- 17 Dec 18
Dubliner Aidan Gillen will receive the prestigious award at next year's Oscar Wilde event in LA.
The bash lauds those from Ireland — and some who are not — for their contribution to film, television and music.
"Aidan’s body of work is rich with a range of diverse and memorable roles that span television, theatre and film," says Trina Vargo, founder of the US-Ireland Alliance.
"While his career has taken him to London, Los Angeles and beyond, he has remained loyal to working Ireland as well."
Aidan Gillen is best known for portraying Petyr "Littlefinger" Baelish in the HBO series Game of Thrones, and Tommy Carcetti in the HBO series The Wire.
Raised in Drumcondra, the now 50-year-old got his first big break in 1999 when he played Stuart Alan Jones in the Channel 4 TV series Queer as Folk and its sequel, for which he received a British Academy Television Award nomination for best actor.
In the theatre world, Aidan earned a 2004 Tony nomination for his performance in The Caretaker. He's also worked in The West End and at the Gate Theatre.
Aidan Gillen has also appeared in movies such as The Dark Knight Rises, Calvary, Sing Street, and Bohemian Rhapsody.
This annual pre-Oscars event will be held at JJ Abrams’ Bad Robot offices in Santa Monica on 21 February.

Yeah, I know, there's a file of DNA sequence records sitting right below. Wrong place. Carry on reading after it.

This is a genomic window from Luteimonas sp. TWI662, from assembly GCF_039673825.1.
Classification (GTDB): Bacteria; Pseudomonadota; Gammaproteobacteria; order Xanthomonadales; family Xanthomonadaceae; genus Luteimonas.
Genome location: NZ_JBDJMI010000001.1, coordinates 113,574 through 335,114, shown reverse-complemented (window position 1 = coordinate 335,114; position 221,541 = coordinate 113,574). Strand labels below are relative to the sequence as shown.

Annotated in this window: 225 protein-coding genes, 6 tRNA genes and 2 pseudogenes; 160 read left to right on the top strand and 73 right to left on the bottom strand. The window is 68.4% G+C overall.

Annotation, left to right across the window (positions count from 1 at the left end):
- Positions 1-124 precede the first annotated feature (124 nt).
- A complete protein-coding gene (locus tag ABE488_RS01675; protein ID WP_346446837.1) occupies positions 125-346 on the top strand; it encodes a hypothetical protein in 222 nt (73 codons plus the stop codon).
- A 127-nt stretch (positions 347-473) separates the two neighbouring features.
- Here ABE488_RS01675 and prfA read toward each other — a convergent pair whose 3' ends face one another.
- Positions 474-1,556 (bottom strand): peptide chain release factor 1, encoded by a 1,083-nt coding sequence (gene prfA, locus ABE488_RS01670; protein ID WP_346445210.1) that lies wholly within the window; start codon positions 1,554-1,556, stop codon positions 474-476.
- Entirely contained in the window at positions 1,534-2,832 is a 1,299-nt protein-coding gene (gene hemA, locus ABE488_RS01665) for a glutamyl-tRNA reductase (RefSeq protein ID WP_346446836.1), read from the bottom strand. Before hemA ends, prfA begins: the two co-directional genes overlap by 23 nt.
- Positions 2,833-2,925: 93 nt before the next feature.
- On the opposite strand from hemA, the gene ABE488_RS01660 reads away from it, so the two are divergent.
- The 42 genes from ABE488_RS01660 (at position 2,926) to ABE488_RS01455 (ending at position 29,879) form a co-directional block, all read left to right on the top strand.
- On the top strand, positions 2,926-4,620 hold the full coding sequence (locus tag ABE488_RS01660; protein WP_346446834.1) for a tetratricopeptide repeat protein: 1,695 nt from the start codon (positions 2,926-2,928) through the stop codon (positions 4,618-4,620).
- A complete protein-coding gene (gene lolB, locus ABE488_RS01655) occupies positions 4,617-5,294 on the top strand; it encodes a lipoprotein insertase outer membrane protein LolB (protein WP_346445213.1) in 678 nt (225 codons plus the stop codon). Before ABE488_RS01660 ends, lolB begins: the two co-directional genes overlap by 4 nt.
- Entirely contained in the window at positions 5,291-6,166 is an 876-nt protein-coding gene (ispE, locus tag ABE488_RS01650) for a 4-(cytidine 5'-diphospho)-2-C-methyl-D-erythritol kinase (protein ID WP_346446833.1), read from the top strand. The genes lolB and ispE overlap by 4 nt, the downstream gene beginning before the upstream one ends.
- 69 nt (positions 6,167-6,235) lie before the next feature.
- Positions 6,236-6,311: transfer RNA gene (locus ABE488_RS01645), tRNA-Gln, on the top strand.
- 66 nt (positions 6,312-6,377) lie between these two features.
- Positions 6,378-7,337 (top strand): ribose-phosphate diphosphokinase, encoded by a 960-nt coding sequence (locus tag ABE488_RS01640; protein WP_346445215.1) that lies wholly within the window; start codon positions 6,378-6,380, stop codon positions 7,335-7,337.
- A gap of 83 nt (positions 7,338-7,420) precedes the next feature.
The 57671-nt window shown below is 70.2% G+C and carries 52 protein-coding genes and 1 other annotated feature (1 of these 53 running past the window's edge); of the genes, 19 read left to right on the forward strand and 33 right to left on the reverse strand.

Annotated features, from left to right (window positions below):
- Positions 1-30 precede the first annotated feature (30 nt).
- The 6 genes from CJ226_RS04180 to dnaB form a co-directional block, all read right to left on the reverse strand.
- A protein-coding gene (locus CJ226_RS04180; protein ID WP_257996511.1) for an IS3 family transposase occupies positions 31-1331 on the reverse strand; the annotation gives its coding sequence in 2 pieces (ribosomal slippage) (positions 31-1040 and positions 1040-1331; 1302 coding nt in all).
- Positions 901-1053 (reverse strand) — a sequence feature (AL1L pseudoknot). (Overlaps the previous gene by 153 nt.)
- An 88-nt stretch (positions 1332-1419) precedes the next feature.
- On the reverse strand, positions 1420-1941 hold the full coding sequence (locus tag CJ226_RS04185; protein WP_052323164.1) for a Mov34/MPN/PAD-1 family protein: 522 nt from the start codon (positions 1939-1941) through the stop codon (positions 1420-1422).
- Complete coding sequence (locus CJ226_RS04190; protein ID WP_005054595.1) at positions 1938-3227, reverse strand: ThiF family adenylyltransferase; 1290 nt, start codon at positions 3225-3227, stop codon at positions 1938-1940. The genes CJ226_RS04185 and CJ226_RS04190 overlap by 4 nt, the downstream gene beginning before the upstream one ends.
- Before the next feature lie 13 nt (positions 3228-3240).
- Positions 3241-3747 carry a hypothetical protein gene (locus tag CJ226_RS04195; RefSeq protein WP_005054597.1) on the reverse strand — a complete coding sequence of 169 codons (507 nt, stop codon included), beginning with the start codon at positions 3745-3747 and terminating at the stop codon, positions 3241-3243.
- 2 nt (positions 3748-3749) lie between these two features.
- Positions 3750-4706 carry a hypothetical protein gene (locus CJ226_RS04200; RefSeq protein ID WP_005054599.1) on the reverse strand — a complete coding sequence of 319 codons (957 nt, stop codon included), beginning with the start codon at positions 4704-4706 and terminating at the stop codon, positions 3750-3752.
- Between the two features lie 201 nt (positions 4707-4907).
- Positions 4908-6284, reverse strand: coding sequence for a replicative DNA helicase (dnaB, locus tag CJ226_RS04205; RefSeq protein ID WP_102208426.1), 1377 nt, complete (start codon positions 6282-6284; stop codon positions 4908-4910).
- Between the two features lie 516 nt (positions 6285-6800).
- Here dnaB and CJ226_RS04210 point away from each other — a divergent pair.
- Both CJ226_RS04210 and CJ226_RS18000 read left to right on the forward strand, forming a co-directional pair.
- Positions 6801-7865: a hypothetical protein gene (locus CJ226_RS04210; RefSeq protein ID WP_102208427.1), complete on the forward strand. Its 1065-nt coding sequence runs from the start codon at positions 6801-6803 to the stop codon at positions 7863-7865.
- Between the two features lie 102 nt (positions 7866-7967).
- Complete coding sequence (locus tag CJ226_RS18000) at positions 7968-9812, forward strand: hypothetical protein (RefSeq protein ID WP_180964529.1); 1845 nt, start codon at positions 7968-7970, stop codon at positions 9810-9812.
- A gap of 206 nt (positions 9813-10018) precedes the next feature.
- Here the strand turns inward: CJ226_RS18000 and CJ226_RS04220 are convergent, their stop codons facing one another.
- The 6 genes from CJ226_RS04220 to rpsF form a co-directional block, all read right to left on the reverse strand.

“The early years of the event were held at the Ebell on Wilshire,” Vargo says. “I’d worked with J.J.’s wife, Katie McGrath, when I was a foreign policy adviser to Sen. Ted Kennedy, and we’ve been very close ever since. I asked her for some venue suggestions as we needed more space, and she and J.J. graciously offered up Bad Robot.”
The annual Irish-American event is also known for introducing Irish musical talent and in 2019 they have organised for Irish band Vinci to perform at the ceremony.
The event is hosted by the U.S.-Ireland Alliance, a non-profit that’s going into its 20th year.
“The reason I started the U.S.-Ireland Alliance was to build new working relationships for people within the framework of culture and business," says Trina Vargo.
"The Irish are a very creative group of people, and I wanted to create ties for artists to make the connections that they need in order to grow and succeed."